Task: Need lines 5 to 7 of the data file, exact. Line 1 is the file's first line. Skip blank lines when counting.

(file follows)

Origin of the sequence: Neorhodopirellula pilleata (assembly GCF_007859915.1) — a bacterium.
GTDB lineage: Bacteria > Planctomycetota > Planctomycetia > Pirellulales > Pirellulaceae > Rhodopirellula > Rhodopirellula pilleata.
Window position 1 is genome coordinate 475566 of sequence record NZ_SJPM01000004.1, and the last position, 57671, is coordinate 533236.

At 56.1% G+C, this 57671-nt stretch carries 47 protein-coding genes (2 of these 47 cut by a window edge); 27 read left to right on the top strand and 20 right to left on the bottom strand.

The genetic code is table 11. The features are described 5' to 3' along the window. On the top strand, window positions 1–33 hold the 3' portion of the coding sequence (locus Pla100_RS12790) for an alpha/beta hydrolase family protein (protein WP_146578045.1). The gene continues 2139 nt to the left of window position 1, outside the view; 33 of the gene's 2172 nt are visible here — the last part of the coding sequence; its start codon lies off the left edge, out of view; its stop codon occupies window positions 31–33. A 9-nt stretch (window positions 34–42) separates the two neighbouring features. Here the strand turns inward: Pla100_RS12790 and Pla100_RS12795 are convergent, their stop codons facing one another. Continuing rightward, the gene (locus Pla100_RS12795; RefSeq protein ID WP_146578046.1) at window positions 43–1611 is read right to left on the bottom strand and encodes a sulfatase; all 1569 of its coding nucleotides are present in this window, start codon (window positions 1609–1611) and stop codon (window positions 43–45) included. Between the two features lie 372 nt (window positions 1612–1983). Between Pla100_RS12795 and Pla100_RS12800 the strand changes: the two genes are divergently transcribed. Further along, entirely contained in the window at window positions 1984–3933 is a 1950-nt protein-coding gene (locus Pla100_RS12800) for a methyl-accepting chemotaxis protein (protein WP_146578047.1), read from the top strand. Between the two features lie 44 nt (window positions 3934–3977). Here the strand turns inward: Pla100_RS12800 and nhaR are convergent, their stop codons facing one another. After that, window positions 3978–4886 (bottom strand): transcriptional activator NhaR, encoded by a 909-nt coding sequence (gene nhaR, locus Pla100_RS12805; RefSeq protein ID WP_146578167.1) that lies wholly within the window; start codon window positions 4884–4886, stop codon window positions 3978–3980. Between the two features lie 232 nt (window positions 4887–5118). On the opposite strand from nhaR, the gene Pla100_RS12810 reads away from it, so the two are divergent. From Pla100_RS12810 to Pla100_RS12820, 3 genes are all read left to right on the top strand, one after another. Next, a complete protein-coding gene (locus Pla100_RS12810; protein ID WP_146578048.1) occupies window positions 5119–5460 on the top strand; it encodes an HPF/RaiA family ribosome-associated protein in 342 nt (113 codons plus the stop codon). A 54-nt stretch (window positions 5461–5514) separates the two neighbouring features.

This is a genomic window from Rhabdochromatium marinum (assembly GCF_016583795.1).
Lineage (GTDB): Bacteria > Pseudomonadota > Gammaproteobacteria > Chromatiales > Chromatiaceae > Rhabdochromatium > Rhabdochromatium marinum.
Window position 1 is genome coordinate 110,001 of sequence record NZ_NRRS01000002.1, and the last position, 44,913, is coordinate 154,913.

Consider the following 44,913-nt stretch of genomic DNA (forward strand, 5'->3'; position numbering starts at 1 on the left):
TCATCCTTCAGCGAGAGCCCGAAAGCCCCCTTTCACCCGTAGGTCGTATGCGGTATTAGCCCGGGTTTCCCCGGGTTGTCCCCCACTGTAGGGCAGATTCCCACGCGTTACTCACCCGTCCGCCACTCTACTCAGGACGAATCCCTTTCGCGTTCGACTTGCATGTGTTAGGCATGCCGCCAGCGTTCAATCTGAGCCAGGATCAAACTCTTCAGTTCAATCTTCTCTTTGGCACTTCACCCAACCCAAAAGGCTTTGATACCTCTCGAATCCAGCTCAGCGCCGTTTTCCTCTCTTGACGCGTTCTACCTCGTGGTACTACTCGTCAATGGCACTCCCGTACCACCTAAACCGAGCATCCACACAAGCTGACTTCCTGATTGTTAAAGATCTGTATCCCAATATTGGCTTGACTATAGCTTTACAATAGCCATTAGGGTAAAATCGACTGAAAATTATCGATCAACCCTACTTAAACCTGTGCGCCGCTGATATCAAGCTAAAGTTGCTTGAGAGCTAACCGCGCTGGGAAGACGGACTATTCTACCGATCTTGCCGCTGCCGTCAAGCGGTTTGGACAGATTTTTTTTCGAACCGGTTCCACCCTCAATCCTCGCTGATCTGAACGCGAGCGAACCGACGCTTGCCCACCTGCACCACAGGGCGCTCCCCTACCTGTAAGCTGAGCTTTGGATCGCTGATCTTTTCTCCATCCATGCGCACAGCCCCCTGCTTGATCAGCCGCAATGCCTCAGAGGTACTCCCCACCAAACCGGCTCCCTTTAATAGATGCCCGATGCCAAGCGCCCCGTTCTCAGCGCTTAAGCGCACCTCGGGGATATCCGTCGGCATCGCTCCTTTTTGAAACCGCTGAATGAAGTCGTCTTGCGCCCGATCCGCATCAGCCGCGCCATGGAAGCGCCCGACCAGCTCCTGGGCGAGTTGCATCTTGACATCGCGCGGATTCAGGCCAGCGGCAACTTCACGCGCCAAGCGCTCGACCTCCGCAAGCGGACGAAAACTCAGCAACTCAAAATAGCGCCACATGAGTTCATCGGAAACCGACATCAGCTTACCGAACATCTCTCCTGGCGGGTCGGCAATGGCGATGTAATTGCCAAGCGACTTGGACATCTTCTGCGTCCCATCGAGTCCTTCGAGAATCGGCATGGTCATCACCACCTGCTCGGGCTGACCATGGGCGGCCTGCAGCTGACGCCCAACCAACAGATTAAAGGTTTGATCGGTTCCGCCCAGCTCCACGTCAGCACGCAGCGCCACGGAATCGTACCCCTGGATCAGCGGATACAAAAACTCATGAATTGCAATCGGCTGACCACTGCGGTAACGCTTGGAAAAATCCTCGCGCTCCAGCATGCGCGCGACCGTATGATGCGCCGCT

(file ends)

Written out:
The genetic code is table 11. The features are described 5' to 3' along the window. On the top strand, window positions 1–33 hold the 3' portion of the coding sequence (locus Pla100_RS12790) for an alpha/beta hydrolase family protein (protein WP_146578045.1). The gene continues 2139 nt to the left of window position 1, outside the view; 33 of the gene's 2172 nt are visible here — the last part of the coding sequence; its start codon lies off the left edge, out of view; its stop codon occupies window positions 31–33. A 9-nt stretch (window positions 34–42) separates the two neighbouring features. Here the strand turns inward: Pla100_RS12790 and Pla100_RS12795 are convergent, their stop codons facing one another. Continuing rightward, the gene (locus Pla100_RS12795; RefSeq protein ID WP_146578046.1) at window positions 43–1611 is read right to left on the bottom strand and encodes a sulfatase; all 1569 of its coding nucleotides are present in this window, start codon (window positions 1609–1611) and stop codon (window positions 43–45) included. Between the two features lie 372 nt (window positions 1612–1983). Between Pla100_RS12795 and Pla100_RS12800 the strand changes: the two genes are divergently transcribed. Further along, entirely contained in the window at window positions 1984–3933 is a 1950-nt protein-coding gene (locus Pla100_RS12800) for a methyl-accepting chemotaxis protein (protein WP_146578047.1), read from the top strand. Between the two features lie 44 nt (window positions 3934–3977). Here the strand turns inward: Pla100_RS12800 and nhaR are convergent, their stop codons facing one another. After that, window positions 3978–4886 (bottom strand): transcriptional activator NhaR, encoded by a 909-nt coding sequence (gene nhaR, locus Pla100_RS12805; RefSeq protein ID WP_146578167.1) that lies wholly within the window; start codon window positions 4884–4886, stop codon window positions 3978–3980. Between the two features lie 232 nt (window positions 4887–5118). On the opposite strand from nhaR, the gene Pla100_RS12810 reads away from it, so the two are divergent. From Pla100_RS12810 to Pla100_RS12820, 3 genes are all read left to right on the top strand, one after another. Next, a complete protein-coding gene (locus Pla100_RS12810; protein ID WP_146578048.1) occupies window positions 5119–5460 on the top strand; it encodes an HPF/RaiA family ribosome-associated protein in 342 nt (113 codons plus the stop codon). A 54-nt stretch (window positions 5461–5514) separates the two neighbouring features.

This is a genomic window from Rhabdochromatium marinum (assembly GCF_016583795.1).
Lineage (GTDB): Bacteria > Pseudomonadota > Gammaproteobacteria > Chromatiales > Chromatiaceae > Rhabdochromatium > Rhabdochromatium marinum.